Computer-based state tests align to Common Core – report


The new computer-based standardized tests that rolled out in the majority of states last school year largely align with Common Core standards – but developers still need to ensure that the tests are high quality, a new report has found.

Technical and editorial issues, like grammar mistakes and confusing multiple-choice answers, accounted for most of the problems found in tests created by PARCC and Smarter Balanced, two of the main contractors, according to a study released Thursday by the Thomas B. Fordham Institute, a conservative-leaning think tank.

Over the last two years, 32 reviewers composed of educators and experts collected data, and practiced and rated the English Language Arts and math sections for grades 5 and 8 from four assessments: Partnership for Assessment of Readiness for College and Careers, or PARCC; Smarter Balanced; ACT Aspire; and a state assessment in Massachusetts. The reviewers evaluated whether the tests matched benchmarks established by the Council of Chief State School Officers’ “Criteria for Procuring and Evaluating High Quality Assessments.”

Researchers said that the small percentage of quality issues, which typically affected one item in a test form with 40 to 50 sets of questions, was significant enough to impact the accuracy of the scores.

State are paying millions of dollars for the new tests, and many have been racked with technical glitches that ranged from slow Internet connections to cyber attacks. PARCC tests, which are being used in nine states, cost $23.97 per student, while Smarter Balanced tests, used in 17 states, cost $27.30 per student. Last spring, about 40 percent of students in grades 3 to 11 nationwide took one of the four tests.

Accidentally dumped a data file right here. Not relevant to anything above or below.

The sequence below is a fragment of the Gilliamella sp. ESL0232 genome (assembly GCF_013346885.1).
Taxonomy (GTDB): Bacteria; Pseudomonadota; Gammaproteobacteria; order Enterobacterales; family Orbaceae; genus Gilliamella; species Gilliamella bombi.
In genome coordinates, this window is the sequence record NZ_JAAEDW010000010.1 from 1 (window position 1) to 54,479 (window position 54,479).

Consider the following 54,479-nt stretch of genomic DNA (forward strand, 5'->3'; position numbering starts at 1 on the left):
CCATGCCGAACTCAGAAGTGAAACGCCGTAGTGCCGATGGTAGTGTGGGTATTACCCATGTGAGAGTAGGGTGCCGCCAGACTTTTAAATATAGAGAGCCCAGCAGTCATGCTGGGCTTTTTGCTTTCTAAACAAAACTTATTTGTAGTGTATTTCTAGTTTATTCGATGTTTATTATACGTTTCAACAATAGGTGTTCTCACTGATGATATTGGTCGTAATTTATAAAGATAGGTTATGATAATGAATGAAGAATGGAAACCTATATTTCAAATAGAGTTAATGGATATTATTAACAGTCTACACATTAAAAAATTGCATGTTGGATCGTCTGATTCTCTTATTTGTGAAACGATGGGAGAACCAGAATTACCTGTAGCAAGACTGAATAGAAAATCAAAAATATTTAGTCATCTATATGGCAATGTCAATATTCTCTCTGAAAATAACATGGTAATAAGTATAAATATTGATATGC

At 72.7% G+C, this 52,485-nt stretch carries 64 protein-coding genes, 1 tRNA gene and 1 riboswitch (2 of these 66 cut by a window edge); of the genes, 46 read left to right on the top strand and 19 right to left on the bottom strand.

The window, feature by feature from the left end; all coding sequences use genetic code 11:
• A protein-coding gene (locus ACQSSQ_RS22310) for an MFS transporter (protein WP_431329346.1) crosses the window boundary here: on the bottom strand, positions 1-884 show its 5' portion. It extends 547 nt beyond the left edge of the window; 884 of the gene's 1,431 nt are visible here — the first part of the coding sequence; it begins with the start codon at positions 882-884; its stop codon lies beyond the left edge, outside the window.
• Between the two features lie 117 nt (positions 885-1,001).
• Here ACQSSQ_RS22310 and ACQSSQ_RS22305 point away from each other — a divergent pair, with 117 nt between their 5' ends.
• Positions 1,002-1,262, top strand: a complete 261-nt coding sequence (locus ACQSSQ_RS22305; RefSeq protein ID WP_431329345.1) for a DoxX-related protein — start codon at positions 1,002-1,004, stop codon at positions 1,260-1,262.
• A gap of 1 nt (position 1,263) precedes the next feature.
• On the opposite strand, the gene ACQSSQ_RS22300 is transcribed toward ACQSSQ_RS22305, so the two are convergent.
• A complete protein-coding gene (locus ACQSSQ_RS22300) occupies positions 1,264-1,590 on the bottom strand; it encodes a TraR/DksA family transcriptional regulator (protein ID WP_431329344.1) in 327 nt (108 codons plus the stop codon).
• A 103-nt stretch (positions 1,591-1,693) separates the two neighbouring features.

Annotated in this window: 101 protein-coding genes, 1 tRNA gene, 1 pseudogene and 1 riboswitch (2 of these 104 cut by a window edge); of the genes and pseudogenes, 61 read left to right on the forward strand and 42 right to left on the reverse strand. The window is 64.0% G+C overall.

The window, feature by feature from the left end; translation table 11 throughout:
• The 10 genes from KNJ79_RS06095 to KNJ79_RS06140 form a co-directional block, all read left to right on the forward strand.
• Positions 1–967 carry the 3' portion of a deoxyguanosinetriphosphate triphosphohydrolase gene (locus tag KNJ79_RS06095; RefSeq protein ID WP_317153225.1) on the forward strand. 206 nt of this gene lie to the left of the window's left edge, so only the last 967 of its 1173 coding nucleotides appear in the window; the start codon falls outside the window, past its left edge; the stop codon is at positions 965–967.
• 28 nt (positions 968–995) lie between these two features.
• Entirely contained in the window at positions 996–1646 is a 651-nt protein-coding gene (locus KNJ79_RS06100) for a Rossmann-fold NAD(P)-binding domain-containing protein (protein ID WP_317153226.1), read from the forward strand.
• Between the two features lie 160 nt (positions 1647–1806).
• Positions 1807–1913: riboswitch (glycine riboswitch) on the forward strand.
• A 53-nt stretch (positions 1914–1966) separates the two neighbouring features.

Experts said the tests could be tightened up.

“Sometimes there might be a slight grammatical error,” said Nancy Doorey, project manager and co-author of the analysis. “There might be a word choice that left something slightly ambiguous, or could possibly be interpreted in a different way.”

For instance, for an item that was supposed to have only one correct answer, reviewers felt that multiple answers could be considered correct. Reviewers also found minor errors in punctuation and spelling.

In addition, technology-enhanced items, or TEIs, were often not found to be meaningful in improving the quality of the tests. TEIs allow students to perform certain functions, like adding and changing text and navigating menu bars.

Reviewers reported that, in some cases, “TEIs were used seemingly to no advantage.” TEIs tend to cost more to develop than other test formats, which means a higher price overall for the assessments. Researchers suggested that developers use TEIs strategically.

Critics of high-stakes testing have ripped school leaders for focusing too much on testing rather than learning in the classroom. But reviewers found that the test developers managed to align the time spent taking tests with the complexity of the skill sets they assessed.

According to a study by the Council of Great City Schools, students spent up to 25 hours per year on mandatory tests, and many of them are not aligned to state standards. The Fordham Institute reviewers were more optimistic.

“We’ve dreamed of evaluating the tests that go along with those standards,” said Michael Petrilli, president of the Institute. “Many of us believe that [tests] do actually drive what happens in the classroom in terms of the curriculum instruction.”

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